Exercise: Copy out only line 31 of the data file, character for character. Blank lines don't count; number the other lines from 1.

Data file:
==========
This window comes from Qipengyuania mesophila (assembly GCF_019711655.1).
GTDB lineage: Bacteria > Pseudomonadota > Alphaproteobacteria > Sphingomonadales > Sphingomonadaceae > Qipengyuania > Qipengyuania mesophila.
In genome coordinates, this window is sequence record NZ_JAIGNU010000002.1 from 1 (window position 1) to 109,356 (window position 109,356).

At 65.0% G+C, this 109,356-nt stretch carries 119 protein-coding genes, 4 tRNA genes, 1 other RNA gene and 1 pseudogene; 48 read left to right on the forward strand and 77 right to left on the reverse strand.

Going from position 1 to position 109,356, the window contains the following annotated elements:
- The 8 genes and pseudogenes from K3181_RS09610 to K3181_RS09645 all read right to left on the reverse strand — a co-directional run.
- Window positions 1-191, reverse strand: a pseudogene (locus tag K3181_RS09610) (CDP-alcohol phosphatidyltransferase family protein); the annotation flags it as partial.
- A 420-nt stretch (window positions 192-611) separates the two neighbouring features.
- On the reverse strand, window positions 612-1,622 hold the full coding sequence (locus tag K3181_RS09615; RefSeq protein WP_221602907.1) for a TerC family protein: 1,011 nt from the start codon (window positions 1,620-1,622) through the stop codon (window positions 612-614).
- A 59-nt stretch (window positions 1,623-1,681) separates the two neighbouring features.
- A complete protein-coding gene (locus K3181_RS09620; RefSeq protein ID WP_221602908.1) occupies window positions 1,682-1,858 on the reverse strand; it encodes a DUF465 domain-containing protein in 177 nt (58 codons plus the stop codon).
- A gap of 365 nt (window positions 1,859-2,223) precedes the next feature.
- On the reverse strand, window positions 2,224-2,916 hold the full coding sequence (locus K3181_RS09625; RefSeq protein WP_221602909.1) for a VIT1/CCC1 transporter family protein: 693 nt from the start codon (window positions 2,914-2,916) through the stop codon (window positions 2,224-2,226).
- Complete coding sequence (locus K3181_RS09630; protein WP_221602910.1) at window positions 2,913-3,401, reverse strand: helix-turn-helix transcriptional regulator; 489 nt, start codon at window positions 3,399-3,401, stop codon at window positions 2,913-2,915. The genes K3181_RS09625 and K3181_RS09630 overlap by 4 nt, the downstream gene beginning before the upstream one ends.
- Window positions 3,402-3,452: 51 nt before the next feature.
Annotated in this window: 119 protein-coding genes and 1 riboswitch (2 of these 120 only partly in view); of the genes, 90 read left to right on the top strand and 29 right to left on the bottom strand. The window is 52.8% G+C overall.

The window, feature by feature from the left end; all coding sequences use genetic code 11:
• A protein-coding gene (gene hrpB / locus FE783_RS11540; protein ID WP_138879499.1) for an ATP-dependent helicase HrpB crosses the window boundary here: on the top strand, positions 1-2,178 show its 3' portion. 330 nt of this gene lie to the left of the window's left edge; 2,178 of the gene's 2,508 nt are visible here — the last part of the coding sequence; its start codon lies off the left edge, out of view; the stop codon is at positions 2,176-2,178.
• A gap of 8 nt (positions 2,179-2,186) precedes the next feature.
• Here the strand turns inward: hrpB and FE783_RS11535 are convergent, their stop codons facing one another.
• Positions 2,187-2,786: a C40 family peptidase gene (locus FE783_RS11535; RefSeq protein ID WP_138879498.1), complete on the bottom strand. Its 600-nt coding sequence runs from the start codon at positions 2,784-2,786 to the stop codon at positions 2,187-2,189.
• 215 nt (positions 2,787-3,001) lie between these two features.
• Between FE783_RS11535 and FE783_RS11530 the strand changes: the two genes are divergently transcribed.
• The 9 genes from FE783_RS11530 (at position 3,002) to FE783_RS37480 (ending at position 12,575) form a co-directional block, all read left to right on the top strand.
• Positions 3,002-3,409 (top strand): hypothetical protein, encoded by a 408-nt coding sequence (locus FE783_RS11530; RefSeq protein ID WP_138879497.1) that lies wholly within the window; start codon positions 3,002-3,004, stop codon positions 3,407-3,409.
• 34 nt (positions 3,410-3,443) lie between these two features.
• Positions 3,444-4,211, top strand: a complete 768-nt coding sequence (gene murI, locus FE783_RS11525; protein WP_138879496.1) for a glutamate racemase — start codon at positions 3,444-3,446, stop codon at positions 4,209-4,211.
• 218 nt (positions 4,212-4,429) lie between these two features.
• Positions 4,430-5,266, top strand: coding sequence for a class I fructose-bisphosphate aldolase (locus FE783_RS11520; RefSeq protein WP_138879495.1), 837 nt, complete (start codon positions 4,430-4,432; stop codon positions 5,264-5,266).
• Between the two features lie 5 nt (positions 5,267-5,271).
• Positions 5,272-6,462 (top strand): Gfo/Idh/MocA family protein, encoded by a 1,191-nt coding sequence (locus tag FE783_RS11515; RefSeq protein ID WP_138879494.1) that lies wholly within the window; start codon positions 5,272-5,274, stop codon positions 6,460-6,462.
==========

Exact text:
• Positions 5,272-6,462 (top strand): Gfo/Idh/MocA family protein, encoded by a 1,191-nt coding sequence (locus tag FE783_RS11515; RefSeq protein ID WP_138879494.1) that lies wholly within the window; start codon positions 5,272-5,274, stop codon positions 6,460-6,462.